Ted Cruz Calls Net Neutrality 'Obamacare For The Internet' After Obama Announces Internet Freedom Plan


Republican Senator Ted Cruz tweeted a criticism of President Barack Obama's statement asking the FCC to classify broadband Internet as a telecommunications service and prevent content providers from paying for faster access to the internet, reports Gizmodo.

Internet service provider lobby group Broadband for America appears to share Cruz's sentiments in a statement today addressing Obama's comments. Honorary Co-Chairs former Senator John Sununu and former Representative Harold Ford Jr. released the following statement following the announcement from the White House.

Sununu and Ford Jr. stated:

"President Barack Obama's endorsement of 1930's era Title II classification would lead to unprecedented government interference in the Internet and would hurt consumers and innovation.  Further, for the President to issue this directive is a threat to the independence of the FCC itself.  By vastly expanding the regulatory bureaucracy over the Internet, the administration is turning its back on 20 years of bipartisan consensus that has allowed the Internet to flourish. The President's approach would threaten millions of jobs and a diverse array of stakeholders including, labor, civil-rights organization, and tech companies, who have long advocated for a far more restrained approach.

 "Further, the President's directive discredits US efforts to prevent countries like Russia and China from destroying the current international multi-stakeholder model of Internet governance and replacing it with government regulatory control.  It is ironic that the President made his announcement while in China, which has long sought greater government control over the Internet and surely will be encouraged by the President's statement.  

"We urge FCC Chairman Wheeler to exercise his independent authority and reject this extreme proposal."

What Texas Senator Cruz and Broadband for America fail to realize is that President Obama's statements support the ability of the general public to access the Internet without paying a premium for faster service dubbed "Internet fast lanes" and load times that would otherwise bottleneck the Internet, creating a haves and haves-not system. Tim Berners-Lee, the creator of the World Wide Web, already voiced his distaste for "Internet Fastlanes," in a Washington Post article from September and Tim Wu, a Columbia law professor credited with coining the term "Net Neutrality," tweeted his support today of President Obama's statement on the matter.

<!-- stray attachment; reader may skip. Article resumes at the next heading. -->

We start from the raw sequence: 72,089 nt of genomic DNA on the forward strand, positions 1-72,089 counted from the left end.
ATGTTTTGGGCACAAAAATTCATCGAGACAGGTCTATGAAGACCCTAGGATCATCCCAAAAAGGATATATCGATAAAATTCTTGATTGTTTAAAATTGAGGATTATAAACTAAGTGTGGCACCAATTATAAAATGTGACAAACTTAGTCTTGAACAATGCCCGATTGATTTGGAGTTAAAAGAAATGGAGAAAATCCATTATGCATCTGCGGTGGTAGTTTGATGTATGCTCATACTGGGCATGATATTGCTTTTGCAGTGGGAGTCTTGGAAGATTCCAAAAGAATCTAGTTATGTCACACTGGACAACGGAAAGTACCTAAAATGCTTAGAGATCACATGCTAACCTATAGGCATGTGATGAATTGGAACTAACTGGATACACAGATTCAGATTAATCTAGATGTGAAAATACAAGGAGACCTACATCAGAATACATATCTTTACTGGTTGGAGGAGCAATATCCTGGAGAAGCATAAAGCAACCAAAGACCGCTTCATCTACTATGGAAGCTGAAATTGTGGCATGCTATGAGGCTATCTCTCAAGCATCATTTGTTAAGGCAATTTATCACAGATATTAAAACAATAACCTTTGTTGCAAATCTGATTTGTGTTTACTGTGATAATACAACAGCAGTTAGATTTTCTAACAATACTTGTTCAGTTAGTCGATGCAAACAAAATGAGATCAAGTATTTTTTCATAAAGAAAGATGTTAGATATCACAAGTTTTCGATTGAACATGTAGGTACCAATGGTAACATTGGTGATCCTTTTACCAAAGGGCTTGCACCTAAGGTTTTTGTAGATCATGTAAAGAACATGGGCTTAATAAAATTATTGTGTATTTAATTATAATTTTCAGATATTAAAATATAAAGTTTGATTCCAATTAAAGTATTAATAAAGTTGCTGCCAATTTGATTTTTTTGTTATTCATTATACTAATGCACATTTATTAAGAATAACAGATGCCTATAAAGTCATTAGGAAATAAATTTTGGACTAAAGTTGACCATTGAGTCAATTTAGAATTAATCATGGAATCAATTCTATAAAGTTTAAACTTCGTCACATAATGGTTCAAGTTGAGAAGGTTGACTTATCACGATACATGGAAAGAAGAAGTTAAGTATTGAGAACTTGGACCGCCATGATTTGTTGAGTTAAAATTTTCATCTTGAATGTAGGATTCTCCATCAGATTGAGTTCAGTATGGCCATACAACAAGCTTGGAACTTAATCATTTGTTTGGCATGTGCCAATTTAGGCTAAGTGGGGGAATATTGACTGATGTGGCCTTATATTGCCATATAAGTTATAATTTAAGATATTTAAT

It turns out that Texas Senator Ted Cruz has in the past accepted campaign funds from Comcast, which is the largest cable company and home Internet service provider in the U.S. Comcast also stands accused of committing Internet data discrimination against its users in the past that directly violates Net Neutrality guidelines. In this case Senator Cruz stands much to gain from lining Comcast's pockets with its users money.

A final vote on the fate of Net Neutrality is set to occur before the end of the year.

Family Research Council Files Brief with 5th Circuit in Same-Sex Marriage Case

6a00d8341c730253ef01bb078a2fbf970d-250wiAnti-choice and anti-gay marriage group Family Research Council has filed a brief in opposition of same-sex marriage with the United States Court of Appeals for the Fifth Circuit.

This is the latest news in the contentious, continuing battle over same-sex marriage in Louisiana, which most recently featured conflicting rulings in state courts.

You can check out the FRC's brief here, but as Joe. My. God. puts it, "The brief makes the usual tired arguments about procreation, incest, polygamy, and blah blah blah. There's nothing new to see here."

In fact, we may have to wait until the week of January 5 to see something truly new in the matter. (This is when the Fifth Circuit will hold a hearing to consider the legal standing gay marriage in Louisiana and Texas.)

Previously, the Fifth Circuit has said they will fast track oral arguments in the case — in deference to people with extenuating situations that make a decision especially urgent. We'll see what happens.